Seattle police clearing out 'lawless and brutal' protest zone
July 01 2020 06:22 PM
Members of the Seattle Police homicide unit leave the scene of a fatal shooting in the CHOP (Capitol
Members of the Seattle Police homicide unit leave the scene of a fatal shooting in the CHOP (Capitol Hill Organized Protest) area as people occupy space in the aftermath of the death in Minneapolis police custody of George Floyd, in Seattle, Washington, US on June 29


Seattle police were working to clear out a protest zone in the city that has become "lawless and brutal" after weeks of violence, including four shootings and the deaths of two teenagers, the city's police chief said on Wednesday.
Officers, wearing extra protective gear, entered the city's "autonomous zone" early on Wednesday and have so far arrested 13 people, according to the police department's Twitter feed. They observed vehicles circling the area carrying passengers with firearms and armor, although there were no reports of violence, it said.
The move to retake the zone came after Seattle Mayor Jenny Durkan declared the gathering of people in and around the police department's East Precinct and Cal Anderson Park an "unlawful assembly," the police chief, Carmen Best, said in a statement.
The precinct was abandoned weeks ago after protesters clashed with police outside the station house in the wake of the May 25 killing of George Floyd, a Black man, at the hands of Minneapolis police. Floyd's death triggered a nationwide wave of demonstrations against racial injustice and police brutality, giving rise to the Capitol Hill Occupied Protest (CHOP) zone east of downtown Seattle.
"The CHOP has become lawless and brutal. Four shootings -- two fatal -- robberies, assaults, violence and countless property crimes have occurred in this several-block area," Best said in a statement.
President Donald Trump has been demanding that Washington state and Seattle take action to eject the protesters, calling them "domestic terrorists," but city authorities had until Wednesday taken a nonconfrontational approach.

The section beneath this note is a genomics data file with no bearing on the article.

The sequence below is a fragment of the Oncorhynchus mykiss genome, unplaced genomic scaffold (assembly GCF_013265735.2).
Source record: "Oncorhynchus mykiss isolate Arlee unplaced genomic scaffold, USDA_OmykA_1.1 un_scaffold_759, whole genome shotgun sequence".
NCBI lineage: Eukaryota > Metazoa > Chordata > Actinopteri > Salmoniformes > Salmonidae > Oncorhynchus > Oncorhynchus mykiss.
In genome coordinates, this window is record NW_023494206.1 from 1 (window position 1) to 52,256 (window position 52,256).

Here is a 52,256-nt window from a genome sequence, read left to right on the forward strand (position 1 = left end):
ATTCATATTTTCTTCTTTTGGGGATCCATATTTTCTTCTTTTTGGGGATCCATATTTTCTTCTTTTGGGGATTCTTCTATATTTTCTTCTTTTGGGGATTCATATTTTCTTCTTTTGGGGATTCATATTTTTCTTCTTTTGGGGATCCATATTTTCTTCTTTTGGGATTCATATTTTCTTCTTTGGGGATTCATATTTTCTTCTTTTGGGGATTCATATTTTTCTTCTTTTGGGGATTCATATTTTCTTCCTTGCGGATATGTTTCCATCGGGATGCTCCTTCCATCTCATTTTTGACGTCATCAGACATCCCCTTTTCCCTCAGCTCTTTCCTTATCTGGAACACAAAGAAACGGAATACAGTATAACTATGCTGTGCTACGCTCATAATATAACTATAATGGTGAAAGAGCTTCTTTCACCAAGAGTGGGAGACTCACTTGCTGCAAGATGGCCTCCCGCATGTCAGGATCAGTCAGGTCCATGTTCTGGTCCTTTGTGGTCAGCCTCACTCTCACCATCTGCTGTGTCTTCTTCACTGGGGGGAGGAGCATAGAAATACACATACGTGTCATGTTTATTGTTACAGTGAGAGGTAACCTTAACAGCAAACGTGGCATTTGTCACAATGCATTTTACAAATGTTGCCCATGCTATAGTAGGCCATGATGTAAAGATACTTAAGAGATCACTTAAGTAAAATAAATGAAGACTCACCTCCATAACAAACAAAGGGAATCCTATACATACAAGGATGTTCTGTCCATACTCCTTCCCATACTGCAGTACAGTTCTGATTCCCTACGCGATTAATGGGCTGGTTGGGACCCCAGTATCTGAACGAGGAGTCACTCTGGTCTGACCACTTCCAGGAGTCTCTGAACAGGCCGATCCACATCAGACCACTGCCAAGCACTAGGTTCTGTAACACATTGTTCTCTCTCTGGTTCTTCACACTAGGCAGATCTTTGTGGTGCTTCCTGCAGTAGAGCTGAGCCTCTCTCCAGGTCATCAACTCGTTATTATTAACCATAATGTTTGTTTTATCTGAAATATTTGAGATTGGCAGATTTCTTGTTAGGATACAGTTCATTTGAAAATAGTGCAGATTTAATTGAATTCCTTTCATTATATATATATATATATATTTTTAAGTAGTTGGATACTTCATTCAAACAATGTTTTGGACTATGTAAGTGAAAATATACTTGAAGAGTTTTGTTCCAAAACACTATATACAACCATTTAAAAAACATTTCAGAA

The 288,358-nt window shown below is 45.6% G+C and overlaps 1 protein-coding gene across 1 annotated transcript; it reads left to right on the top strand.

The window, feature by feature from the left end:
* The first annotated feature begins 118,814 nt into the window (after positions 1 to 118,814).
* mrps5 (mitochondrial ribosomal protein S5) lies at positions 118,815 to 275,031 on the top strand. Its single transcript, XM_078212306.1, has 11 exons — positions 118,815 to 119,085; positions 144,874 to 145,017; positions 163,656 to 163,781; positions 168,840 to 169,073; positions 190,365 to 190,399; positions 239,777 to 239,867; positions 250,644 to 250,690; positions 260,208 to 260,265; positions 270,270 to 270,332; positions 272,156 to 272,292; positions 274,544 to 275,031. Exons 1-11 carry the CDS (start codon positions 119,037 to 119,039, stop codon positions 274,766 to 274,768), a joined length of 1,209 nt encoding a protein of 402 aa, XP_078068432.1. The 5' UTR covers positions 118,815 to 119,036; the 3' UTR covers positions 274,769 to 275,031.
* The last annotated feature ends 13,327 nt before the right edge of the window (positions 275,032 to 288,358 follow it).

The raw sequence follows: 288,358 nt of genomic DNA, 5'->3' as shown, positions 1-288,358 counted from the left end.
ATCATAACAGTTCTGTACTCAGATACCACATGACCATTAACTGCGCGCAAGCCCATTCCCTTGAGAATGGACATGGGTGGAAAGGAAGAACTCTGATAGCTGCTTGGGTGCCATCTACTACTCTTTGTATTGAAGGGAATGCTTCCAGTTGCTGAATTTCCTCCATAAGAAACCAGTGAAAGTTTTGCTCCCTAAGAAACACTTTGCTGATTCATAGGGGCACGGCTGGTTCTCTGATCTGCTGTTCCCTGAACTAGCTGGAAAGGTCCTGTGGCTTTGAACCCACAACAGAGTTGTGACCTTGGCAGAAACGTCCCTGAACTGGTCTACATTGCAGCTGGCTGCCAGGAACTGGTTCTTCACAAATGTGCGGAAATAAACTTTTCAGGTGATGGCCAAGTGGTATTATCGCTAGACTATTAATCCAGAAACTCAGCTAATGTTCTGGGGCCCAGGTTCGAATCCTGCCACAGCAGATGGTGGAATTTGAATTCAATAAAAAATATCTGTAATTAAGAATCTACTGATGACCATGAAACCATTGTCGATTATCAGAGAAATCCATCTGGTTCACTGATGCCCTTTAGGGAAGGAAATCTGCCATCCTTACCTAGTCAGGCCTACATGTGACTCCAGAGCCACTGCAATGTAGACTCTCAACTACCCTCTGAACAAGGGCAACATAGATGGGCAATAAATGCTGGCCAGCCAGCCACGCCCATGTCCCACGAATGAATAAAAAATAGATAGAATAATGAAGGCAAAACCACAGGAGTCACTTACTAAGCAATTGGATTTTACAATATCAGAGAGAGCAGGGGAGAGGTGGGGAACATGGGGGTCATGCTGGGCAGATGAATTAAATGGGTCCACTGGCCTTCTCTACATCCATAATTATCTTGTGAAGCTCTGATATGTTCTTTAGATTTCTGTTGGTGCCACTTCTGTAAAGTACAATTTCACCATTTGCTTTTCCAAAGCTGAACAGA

Seattle's bicycle police employed about three dozen of their bikes to create a barricade at East Pike and 12th Avenue, shutting off the previously occupied zone to allow Department of Transportation crews to take down protesters' tents.
Dozens of police cruisers lined surrounding streets, as uniformed officers stood guard, some sipping Starbucks' coffee. Small groups of people, at least one carrying a tent, milled about nearby but it was not immediately clear whether they were bystanders or protesters.
"Officers continue to give dispersal orders and are checking Cal Anderson restrooms," the police department said. "Thank you to the individuals affiliated with the CHOP who have assisted officers in encouraging people to safely leave the area."
As evidence of the recent violence, Seattle police posted an open-source video showing men brandishing handguns and audio clips in which gunfire was heard. One clip showed an apparent gunshot victim slumped in a car seat, with the window blown out.
The zone has diminished in size and scope over the past several days. Crowds that came by the thousands to listen to speeches about police brutality and marvel at street art commemorating black lives have disappeared, as have medic stations and multiple free food tents.
Businesses in the area, a trendy neighborhood of hipster bars and boutiques, have been pushing for the authorities to take a tougher stance. Attorneys have filed two class action lawsuits against the City of Seattle, including one aimed at preventing city and state leaders from allowing the establishment of any future "lawless autonomous zones." 

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